Flonja Kodheli
Among the films screened at the competition of the 31st Alexandria Film Festival for Mediterranean Countries (2-8 September), is Sworn Virgin, an Albanian-Italian drama revolving around Hana (Alba Rohrwacher), a young woman who is growing up in an archaic alpine landscape inside Albania where the old codes and traditional gender roles prevail. She escapes the fate of a wife and servant when, in accordance with Kanun, (traditional Albanian law), she pledges herself to life-long virginity, thus sacrificing her femininity for perceived freedom after she let her sister Lila (Flonja Kodheli) escape with  an  Italian boyfriend to his homeland.  For years, Hana is treated like a man; wearing men outfits and  being referred to as Mark. However, after ten years of seclusion, she decides to change her life and takes the train to Italy, where her sister lives with her family. 
In her debut feature film, Italian co-writer and director Laura Bispuri accompanies a young woman on a difficult and painful odyssey, away from the old-fashioned world of the mountains and into the modern life of the city. 
The film premiered at the Berlinale’s competition last February then made its North American premiere in Tribeca festival last April. During Alexandria festival, Laura Bispuri and Flonja Kodheli came to present the film to Egyptian audience and cineastes. Kodheli also accepted the festival’s additional invitation to be jury of the Mediterranean Short Film Competition. I met them after the screening of their film: 
– Laura, what did you like about the novel by Elvira Donis to transform into a film?
– After the presentation of my two short films Passing Time and Biondana in 2010, I was given the novel by my collaborators who were convinced that it should be the essence of my first feature. Albanian novelist Elvira Donis who lives in Italy wrote the novel in 2007 then she re-explored the subject of Albanian sworn virgins who are forced to live as men in a documentary she directed later. As for me, I liked the two key characters in the novel, Hana and her sister Lila, as two symbols of women’s strong will, freedom and identity. I started to write the script with my frequent collaborator Francesca Manieri with whom I worked for years. Once we finished the script, we got funding from the Ministry of Culture in Kosovo and we landed permits to shoot across the mountains of Albania where villages are still practicing the old habits and traditions. They are locations where I traveled a lot for tourism and scouting for two years. I loved working with Albanians villagers with whom I felt a connection.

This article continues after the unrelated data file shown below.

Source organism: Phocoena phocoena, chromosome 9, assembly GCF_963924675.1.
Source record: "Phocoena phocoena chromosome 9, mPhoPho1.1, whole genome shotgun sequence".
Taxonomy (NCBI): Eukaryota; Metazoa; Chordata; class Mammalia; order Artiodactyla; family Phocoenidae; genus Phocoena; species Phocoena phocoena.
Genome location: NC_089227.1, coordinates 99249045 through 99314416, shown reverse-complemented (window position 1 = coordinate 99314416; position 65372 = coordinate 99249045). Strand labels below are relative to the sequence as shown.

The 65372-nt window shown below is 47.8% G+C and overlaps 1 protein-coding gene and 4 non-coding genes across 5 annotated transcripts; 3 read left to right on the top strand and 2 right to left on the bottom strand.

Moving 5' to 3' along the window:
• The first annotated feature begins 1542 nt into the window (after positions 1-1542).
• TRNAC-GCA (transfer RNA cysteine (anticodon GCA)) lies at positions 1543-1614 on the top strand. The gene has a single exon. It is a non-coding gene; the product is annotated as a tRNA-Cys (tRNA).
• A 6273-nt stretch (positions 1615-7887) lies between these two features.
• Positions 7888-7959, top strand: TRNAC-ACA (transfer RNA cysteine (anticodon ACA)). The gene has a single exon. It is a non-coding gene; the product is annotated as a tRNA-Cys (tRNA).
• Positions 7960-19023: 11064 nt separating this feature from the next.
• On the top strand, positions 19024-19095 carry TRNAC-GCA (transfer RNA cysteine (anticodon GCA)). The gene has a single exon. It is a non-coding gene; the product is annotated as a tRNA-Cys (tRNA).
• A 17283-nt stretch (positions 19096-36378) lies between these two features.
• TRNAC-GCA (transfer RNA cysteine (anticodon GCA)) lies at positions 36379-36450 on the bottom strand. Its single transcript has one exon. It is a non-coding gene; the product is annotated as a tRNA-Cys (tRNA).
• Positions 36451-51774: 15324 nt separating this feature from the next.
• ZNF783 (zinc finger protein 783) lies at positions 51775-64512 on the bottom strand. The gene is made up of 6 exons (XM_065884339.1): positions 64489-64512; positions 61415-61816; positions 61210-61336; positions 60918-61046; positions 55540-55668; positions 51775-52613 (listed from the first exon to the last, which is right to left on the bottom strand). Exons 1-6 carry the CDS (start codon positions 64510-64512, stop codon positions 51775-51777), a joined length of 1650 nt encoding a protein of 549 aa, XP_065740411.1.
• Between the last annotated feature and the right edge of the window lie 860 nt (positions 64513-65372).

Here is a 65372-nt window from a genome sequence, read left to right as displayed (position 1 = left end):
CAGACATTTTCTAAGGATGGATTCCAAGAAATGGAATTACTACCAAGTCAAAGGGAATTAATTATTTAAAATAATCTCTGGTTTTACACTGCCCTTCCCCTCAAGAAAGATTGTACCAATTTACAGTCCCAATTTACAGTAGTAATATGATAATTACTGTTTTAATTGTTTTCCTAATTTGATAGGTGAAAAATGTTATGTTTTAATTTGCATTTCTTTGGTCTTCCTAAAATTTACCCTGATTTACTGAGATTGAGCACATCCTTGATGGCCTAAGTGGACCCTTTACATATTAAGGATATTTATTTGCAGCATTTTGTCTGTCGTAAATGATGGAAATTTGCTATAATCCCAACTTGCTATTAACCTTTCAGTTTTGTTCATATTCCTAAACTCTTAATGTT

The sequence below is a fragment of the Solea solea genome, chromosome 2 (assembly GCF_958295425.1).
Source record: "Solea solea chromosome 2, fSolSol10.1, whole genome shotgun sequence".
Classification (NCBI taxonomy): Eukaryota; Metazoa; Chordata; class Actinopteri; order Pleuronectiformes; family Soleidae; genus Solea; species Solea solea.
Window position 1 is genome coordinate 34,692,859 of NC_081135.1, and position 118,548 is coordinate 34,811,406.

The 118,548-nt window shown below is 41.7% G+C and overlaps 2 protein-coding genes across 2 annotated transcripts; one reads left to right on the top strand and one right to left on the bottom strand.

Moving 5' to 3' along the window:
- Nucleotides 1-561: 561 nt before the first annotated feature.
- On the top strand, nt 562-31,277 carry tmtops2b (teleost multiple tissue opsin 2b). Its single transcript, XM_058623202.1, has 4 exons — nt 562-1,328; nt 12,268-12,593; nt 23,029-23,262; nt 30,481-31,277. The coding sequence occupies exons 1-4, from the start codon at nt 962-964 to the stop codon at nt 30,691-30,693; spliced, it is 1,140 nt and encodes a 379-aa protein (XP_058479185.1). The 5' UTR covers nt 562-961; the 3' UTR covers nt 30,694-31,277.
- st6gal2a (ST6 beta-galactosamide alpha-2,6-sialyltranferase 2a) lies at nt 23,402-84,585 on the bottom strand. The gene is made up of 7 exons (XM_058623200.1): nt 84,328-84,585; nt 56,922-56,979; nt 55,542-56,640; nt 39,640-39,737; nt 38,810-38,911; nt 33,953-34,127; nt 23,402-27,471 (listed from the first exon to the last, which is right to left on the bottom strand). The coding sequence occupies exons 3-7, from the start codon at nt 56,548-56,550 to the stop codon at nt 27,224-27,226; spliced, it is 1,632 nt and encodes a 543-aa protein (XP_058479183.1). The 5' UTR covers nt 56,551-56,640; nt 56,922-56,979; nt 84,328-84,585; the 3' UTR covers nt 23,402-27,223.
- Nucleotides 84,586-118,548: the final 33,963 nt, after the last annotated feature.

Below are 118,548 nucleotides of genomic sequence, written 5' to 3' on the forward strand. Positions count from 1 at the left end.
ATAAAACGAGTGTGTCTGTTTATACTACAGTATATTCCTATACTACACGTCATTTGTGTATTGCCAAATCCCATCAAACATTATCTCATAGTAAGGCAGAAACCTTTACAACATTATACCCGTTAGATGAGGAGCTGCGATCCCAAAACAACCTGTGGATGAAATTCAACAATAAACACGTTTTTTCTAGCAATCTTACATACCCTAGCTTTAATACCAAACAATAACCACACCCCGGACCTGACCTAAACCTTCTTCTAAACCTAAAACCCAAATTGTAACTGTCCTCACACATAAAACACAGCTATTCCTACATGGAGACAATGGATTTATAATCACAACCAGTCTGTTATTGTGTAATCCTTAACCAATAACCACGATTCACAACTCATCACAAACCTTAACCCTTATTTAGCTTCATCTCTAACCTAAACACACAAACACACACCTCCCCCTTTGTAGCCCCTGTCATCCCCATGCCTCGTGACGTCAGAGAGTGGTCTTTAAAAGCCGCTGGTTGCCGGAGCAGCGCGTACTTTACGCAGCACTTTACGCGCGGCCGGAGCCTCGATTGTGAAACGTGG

– How did you cast Alba Rohrwacher and Flonja Kodhelito perform the roles of the two sisters in this film?
Alba Rohrwacher is an Italian star with great reputation in Europe, but I’ve chosen her to perform the role of the Albanian girl who is deprived from her femininity: her hair is cut by the villagers, she is obliged to wear men wear and even referred to as the Mark as a punishment to her for letting her sister Lila to run away with her lover to Italy. Alba has great talents abilities to impersonate the psychological and physical changes appropriate for the reincarnation of this complex role. Few actors like her who can understand the personal nature of a character from the inside. As for Flonja, I consider her role as Lila as the backbone of the story we are telling. I have met many actresses, Italians and Albanians till
I saw a performance she sent us on a tape. After we met two times in Rome, I knew I got my second lead. 
– Flonja, what did you enjoy about playing the role of Lila?
– I loved the script as a whole, including the role of Lila. Although I have Albanian origins before I immigrated with my parents to Belgium twenty years ago during my childhood, I did not know about the phenomenon of sworn virgins on Albanian mountains. I liked Lila because she has a strong and self-determination to live her life the way she wanted while knowing the impact of her decision on the fate of her sister Hana.
– How did you feel about shooting Sworn Virgin and your previous film Bota in Albania?
– I had not returned to Albania for many years then suddenly found these films talk about things I lived in my childhood with my family who have suffered trials till they emigrated to Belgium. I was happy that the two films remind us of a period of repression and pre-democracy in Albania.
– Finally for Flonja again, you came to Alexandria not only to present Sworn Virgin but you  were also invited as a jury member of Short Film Competition of Mediterranean Countries. How was it for you??
– It is the first time where I am a member of the jury, which is something very special. Despite the different cultures and generations of the jury members, we found ourselves agree  on many opinions about the films shown. I am also happy I discovered some Arab cinematic talents and made friiends with colleagues. 
At the closing night, Flonja and Laura were very happy, as Sworn Virgin has won Best Film, Best Script and Best Actress Alba Rohrwacher.
Flonja Kodheli

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